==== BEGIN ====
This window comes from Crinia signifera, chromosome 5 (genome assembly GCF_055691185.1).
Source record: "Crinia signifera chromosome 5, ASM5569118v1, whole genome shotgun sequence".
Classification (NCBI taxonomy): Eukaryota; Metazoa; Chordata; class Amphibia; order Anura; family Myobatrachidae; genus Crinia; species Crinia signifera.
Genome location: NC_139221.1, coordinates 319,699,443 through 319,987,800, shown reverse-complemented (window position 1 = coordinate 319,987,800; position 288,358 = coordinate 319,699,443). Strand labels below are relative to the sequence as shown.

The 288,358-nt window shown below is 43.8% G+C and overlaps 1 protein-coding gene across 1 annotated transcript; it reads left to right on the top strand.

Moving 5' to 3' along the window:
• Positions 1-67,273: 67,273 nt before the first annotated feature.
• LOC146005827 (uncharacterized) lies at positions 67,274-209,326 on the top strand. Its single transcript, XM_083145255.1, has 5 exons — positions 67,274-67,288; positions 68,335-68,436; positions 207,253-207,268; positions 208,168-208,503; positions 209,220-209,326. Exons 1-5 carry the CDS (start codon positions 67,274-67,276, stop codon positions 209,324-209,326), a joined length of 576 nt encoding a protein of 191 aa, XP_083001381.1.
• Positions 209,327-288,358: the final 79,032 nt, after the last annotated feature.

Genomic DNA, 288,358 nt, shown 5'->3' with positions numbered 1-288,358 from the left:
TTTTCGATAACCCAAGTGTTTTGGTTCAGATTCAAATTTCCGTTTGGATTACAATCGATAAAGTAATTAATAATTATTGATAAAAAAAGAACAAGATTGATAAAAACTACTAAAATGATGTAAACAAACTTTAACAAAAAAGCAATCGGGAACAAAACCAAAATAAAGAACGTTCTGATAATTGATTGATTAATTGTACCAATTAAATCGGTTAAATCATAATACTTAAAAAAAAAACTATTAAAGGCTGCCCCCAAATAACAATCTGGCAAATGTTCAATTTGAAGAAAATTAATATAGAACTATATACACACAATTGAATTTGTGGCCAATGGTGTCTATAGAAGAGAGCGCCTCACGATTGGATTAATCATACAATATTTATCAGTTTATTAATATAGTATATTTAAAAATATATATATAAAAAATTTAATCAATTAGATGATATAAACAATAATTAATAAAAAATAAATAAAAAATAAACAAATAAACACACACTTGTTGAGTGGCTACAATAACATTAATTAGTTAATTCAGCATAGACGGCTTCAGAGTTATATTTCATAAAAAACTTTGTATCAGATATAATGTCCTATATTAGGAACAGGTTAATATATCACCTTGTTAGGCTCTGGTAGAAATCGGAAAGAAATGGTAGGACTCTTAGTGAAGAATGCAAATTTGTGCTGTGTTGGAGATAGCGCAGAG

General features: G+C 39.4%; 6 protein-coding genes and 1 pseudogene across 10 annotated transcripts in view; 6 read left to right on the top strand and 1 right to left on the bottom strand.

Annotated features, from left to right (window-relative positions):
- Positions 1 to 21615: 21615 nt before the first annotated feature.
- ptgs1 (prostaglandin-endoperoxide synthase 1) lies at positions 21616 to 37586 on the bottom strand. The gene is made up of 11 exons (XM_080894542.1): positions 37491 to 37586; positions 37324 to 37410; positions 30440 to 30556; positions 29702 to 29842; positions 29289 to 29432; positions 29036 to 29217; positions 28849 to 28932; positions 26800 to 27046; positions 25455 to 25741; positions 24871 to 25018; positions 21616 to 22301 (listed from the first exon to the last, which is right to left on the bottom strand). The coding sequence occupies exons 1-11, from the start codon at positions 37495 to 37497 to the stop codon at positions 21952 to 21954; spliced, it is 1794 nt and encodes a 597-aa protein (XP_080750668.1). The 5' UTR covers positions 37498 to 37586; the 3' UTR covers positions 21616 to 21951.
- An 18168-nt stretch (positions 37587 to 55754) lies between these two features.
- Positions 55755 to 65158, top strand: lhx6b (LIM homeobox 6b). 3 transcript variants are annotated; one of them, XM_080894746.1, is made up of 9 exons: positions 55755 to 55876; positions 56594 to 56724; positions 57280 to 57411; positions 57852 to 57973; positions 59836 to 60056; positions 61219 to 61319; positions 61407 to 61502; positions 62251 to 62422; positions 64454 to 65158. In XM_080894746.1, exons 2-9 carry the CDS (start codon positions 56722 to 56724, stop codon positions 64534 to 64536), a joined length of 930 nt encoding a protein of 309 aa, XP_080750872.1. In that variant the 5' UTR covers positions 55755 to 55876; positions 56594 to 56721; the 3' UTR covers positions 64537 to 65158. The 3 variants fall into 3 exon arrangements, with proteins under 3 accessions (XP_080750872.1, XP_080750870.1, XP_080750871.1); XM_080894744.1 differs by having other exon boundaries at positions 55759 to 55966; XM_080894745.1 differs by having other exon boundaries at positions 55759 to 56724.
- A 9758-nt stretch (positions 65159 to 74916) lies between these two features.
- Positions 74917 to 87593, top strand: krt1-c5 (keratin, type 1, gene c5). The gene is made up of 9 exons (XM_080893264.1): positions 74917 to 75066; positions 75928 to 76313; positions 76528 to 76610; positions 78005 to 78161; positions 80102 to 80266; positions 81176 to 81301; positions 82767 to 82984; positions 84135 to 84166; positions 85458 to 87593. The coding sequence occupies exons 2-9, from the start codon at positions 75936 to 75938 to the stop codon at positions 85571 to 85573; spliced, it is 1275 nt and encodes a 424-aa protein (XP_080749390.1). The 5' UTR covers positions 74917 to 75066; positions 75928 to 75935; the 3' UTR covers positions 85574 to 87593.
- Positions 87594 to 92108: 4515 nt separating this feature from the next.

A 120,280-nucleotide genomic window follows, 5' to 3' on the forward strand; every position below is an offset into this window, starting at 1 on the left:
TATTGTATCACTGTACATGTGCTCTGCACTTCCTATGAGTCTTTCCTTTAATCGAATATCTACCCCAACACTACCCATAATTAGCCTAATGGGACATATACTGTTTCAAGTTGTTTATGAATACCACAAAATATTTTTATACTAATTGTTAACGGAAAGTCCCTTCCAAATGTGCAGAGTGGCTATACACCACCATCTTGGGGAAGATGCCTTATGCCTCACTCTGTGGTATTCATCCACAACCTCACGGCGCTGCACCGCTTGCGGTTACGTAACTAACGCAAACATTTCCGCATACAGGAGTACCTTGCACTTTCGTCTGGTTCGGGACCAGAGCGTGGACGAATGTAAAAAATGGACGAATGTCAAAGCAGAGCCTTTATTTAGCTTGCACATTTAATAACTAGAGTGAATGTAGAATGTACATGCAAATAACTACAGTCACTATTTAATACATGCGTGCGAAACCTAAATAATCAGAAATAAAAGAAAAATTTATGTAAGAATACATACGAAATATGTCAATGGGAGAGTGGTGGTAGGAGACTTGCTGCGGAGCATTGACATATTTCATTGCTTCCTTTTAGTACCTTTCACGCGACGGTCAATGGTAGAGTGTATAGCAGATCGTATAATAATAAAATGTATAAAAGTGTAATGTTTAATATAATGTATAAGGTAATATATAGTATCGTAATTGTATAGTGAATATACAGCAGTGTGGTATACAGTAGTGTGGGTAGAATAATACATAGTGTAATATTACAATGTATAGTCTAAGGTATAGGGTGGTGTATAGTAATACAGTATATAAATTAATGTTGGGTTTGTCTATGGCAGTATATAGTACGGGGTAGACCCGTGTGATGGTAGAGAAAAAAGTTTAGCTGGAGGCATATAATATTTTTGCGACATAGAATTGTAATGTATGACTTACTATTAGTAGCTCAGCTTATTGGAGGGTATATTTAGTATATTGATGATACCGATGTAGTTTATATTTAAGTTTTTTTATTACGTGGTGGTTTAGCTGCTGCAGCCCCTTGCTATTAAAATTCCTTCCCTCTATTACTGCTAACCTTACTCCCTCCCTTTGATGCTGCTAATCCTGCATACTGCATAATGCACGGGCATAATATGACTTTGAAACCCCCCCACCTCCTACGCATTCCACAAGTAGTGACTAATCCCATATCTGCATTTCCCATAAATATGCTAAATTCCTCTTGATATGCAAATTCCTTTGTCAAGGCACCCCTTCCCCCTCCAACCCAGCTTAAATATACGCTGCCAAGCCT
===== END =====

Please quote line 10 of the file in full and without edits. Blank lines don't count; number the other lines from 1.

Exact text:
Genomic DNA, 288,358 nt, shown 5'->3' with positions numbered 1-288,358 from the left: